RN work often oversimplified as "completing tasks", ignoring its critical role in patient safety

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Registered nurses are too often viewed as task completers rather than as being critical to safety. Despite repeated evidence showing a relationship between nurse staffing and patient safety, researchers have found that this had “little impact on policy”.

Alison Leary, from London South Bank University, and Geoffrey Punshon, from University of South Eastern Norway, made the observations in a new report, “Determining acute nurse staffing: a hermeneutic review of an evolving science”, evaluating a large number of existing studies on hospital nurse staffing. 

The article, published in the British Medical Journal showed that out of 769 studies reviewed, 767 demonstrated some association between nurse staffing and factors such as safety, staff or patient satisfaction, working conditions, and work left undone. However, none were found to have examined nursing in terms of being a safety critical industry or a profession highly reliant on knowledge.

“This might be because the approach to workforce modelling in nursing is focused on linear, deterministic approaches such as time and motion or time filled with tasks,” the review said. “This is more akin to workforce modelling in the service industries.”

In addition, the report found nursing workload was usually calculated as “countable tasks”, which was “likely to be an oversimplification of complex work” and did not recognise other factors such as the contribution nurses made to workplace culture and climate.

However there was deemed to be overall benefit in having registered nurses with a degree level qualification in the workforce, the review said. ”Although the relationship between staffing in acute care and factors such as units, safety or workload is complex, the evidence suggests an interdependent relationship which should only be dismissed with caution. The nature of these relationships should be further examined in order to determine nurse staffing,” the researchers said. “The body of knowledge appears substantial and complex yet appears to have little impact on policy.”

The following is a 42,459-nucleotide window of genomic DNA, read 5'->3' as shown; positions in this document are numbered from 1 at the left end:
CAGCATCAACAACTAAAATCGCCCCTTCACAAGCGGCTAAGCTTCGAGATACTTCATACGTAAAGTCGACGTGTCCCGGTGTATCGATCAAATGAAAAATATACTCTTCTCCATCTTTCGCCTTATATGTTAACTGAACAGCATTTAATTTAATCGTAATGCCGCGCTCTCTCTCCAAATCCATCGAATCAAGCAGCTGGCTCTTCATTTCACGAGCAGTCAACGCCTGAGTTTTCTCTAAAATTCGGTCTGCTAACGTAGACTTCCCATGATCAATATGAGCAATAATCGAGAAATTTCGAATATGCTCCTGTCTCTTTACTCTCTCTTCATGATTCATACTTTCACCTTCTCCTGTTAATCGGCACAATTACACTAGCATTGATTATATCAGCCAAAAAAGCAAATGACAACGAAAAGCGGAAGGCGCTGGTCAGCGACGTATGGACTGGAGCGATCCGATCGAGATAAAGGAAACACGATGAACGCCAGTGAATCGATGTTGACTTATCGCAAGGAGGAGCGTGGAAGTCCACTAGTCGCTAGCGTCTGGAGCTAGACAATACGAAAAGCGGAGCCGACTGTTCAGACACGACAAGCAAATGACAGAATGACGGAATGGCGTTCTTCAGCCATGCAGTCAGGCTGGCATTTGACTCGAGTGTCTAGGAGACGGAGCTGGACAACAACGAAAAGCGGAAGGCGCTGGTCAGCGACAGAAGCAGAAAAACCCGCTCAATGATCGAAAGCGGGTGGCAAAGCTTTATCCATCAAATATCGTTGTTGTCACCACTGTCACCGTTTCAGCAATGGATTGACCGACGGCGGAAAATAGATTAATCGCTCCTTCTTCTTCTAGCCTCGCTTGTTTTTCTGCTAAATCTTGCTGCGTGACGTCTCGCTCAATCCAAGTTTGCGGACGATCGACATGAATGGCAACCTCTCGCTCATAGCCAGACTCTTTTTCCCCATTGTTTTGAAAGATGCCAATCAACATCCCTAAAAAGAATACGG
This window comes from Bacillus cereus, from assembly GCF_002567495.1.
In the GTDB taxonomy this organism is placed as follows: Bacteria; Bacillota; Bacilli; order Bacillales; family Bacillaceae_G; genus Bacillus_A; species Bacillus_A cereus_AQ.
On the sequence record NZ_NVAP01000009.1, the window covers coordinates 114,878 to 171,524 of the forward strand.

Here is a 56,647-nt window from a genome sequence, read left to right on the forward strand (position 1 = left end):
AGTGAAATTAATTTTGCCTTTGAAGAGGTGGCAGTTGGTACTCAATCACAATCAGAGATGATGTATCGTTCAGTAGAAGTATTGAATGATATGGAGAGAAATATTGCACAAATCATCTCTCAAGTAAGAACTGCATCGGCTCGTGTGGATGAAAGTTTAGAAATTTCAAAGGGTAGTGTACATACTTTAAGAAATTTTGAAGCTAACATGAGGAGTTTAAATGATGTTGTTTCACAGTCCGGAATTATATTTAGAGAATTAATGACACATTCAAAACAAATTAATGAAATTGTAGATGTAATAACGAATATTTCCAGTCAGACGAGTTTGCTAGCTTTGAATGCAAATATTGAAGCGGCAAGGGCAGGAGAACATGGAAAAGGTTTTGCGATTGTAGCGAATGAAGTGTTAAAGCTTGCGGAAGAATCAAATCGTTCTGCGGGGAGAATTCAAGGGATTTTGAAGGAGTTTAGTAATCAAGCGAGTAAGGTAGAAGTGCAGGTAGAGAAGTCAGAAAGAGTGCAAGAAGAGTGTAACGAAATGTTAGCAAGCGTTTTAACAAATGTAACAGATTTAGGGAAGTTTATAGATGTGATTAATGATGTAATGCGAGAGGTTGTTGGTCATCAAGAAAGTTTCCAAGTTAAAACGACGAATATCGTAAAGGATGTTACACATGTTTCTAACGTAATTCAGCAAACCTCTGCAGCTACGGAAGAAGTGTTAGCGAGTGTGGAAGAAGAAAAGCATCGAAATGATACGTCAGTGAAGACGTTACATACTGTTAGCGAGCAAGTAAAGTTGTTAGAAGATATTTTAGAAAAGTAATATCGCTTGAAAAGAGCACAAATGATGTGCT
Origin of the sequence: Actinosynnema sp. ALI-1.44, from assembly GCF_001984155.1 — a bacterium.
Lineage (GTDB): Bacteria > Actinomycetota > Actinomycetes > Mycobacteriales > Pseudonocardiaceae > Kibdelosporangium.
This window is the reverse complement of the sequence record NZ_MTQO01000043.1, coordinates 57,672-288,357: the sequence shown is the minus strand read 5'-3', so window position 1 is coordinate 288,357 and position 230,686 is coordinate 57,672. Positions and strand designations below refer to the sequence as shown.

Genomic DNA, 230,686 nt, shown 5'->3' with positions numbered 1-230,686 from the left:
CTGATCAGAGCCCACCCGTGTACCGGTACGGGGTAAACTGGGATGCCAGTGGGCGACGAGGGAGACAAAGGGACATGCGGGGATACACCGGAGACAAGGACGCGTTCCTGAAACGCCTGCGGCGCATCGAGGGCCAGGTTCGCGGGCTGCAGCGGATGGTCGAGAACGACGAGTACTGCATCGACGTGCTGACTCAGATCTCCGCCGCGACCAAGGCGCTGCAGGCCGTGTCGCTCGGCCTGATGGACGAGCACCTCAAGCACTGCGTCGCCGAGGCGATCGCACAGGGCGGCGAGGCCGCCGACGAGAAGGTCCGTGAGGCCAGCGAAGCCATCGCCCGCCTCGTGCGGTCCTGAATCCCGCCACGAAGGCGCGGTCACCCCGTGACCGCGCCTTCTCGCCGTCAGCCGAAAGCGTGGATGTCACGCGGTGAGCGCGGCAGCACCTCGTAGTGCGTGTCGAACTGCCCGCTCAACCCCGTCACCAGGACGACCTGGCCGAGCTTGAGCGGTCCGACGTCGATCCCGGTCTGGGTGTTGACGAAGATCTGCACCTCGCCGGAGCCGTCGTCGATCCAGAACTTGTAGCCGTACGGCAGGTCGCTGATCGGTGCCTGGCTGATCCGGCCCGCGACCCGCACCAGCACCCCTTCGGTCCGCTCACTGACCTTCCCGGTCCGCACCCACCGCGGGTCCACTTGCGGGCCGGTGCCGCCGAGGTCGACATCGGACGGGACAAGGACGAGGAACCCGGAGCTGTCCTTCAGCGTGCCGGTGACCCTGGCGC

The review suggested that evidence from other safety critical disciplines could be better used and applied to nursing. 

Professor Leary said viewing nurses as safety critical could help people understand "the risk that good nursing-care manages, which largely goes unnoticed”.

“There is a lot of evidence to support a relationship between registered nurse staffing and patient safety but it’s rarely used by decision makers. Nursing is not simply the delivery of tasks. It requires continuous decision making and the assessment of risk,” she said. “Nursing is a knowledge intensive occupation that is safety critical,” Professor Leary said.